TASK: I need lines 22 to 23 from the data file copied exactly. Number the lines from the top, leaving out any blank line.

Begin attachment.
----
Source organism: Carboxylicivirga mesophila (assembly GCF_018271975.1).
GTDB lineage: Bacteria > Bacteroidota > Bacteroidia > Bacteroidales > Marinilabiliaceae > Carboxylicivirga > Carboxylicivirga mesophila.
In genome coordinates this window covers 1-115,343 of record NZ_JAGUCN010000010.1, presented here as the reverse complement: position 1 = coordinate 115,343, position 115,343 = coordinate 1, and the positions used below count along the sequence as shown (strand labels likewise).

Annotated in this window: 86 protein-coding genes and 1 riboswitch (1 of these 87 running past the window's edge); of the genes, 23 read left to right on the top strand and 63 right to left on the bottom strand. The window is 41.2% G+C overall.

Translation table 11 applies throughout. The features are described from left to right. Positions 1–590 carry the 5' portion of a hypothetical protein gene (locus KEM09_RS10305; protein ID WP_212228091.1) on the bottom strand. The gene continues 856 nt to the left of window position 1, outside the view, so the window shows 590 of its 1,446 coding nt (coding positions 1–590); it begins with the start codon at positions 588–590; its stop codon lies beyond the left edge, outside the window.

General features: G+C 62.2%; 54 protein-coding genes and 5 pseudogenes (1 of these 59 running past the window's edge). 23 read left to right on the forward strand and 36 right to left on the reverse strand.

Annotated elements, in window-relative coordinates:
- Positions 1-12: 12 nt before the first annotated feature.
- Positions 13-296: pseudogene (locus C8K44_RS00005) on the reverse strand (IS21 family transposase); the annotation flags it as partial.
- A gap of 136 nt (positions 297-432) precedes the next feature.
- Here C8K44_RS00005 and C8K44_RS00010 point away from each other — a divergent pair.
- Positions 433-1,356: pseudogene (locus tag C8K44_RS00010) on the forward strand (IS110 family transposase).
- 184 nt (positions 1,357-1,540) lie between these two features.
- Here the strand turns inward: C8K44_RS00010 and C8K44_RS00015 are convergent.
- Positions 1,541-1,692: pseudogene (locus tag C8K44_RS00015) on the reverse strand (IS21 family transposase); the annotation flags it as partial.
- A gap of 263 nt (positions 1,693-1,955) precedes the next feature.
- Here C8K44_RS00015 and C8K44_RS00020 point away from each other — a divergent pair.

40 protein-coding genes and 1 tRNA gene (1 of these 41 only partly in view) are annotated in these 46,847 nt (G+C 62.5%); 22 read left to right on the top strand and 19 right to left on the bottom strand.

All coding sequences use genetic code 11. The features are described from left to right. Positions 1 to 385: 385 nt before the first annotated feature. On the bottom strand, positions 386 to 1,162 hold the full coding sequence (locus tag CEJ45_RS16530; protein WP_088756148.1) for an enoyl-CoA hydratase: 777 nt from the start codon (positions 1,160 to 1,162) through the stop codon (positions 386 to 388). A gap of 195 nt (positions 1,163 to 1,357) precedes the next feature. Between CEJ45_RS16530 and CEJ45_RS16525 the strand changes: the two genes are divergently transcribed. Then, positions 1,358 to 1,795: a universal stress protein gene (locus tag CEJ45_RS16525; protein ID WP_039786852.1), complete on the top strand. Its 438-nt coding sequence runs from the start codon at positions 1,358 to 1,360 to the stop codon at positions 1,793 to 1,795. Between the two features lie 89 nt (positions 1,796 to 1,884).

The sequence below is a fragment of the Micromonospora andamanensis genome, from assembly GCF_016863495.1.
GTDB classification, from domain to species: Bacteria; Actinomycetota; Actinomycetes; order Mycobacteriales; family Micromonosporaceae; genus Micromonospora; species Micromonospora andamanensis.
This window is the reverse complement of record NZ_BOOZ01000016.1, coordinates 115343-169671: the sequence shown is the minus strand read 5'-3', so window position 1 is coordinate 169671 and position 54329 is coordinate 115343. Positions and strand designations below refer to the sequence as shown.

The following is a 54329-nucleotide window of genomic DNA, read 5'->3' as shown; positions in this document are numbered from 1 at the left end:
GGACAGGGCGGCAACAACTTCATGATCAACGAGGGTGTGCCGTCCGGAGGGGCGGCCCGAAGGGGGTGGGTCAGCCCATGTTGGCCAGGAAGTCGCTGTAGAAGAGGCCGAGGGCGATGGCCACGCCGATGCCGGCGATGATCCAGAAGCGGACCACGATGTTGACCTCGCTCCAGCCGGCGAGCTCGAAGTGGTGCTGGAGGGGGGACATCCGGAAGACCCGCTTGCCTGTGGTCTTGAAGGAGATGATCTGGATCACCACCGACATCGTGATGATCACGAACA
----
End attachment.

This window is the reverse complement of record NZ_BOOZ01000016.1, coordinates 115343-169671: the sequence shown is the minus strand read 5'-3', so window position 1 is coordinate 169671 and position 54329 is coordinate 115343. Positions and strand designations below refer to the sequence as shown.

The following is a 54329-nucleotide window of genomic DNA, read 5'->3' as shown; positions in this document are numbered from 1 at the left end: